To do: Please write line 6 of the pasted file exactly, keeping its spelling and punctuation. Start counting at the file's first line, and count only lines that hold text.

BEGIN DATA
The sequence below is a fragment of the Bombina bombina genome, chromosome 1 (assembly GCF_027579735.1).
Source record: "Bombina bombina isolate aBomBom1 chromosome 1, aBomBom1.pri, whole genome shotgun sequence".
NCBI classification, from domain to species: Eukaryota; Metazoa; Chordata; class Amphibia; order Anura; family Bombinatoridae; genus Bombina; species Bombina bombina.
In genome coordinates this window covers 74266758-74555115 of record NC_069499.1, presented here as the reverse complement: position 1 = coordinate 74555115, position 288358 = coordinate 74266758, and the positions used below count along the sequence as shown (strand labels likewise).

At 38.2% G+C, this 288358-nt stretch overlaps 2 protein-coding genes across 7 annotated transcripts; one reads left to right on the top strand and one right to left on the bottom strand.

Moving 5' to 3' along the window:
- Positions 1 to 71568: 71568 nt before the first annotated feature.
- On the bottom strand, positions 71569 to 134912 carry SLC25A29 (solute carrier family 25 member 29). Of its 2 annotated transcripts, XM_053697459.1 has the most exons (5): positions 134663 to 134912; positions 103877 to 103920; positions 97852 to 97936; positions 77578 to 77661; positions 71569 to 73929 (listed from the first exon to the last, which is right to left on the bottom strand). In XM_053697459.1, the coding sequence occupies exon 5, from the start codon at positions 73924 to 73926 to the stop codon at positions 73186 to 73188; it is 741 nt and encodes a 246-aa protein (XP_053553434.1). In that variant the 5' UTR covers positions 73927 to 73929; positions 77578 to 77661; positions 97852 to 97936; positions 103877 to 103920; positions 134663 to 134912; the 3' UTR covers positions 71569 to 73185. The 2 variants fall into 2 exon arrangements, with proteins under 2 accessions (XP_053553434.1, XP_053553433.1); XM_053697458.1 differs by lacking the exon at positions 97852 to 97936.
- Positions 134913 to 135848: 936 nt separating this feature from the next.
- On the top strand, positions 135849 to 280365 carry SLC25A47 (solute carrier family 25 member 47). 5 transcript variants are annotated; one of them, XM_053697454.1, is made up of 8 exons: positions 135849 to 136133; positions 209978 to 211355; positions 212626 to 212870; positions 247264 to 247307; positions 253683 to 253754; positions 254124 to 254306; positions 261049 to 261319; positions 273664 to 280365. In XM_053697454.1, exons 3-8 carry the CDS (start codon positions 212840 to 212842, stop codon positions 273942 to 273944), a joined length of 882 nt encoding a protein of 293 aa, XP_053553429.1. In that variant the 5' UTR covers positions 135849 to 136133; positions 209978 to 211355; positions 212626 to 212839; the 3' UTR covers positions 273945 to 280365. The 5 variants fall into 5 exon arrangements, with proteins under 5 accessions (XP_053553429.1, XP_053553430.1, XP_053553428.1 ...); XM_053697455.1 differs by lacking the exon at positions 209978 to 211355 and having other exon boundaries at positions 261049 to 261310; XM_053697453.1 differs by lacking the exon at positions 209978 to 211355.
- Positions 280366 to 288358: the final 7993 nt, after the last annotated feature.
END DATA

Moving 5' to 3' along the window: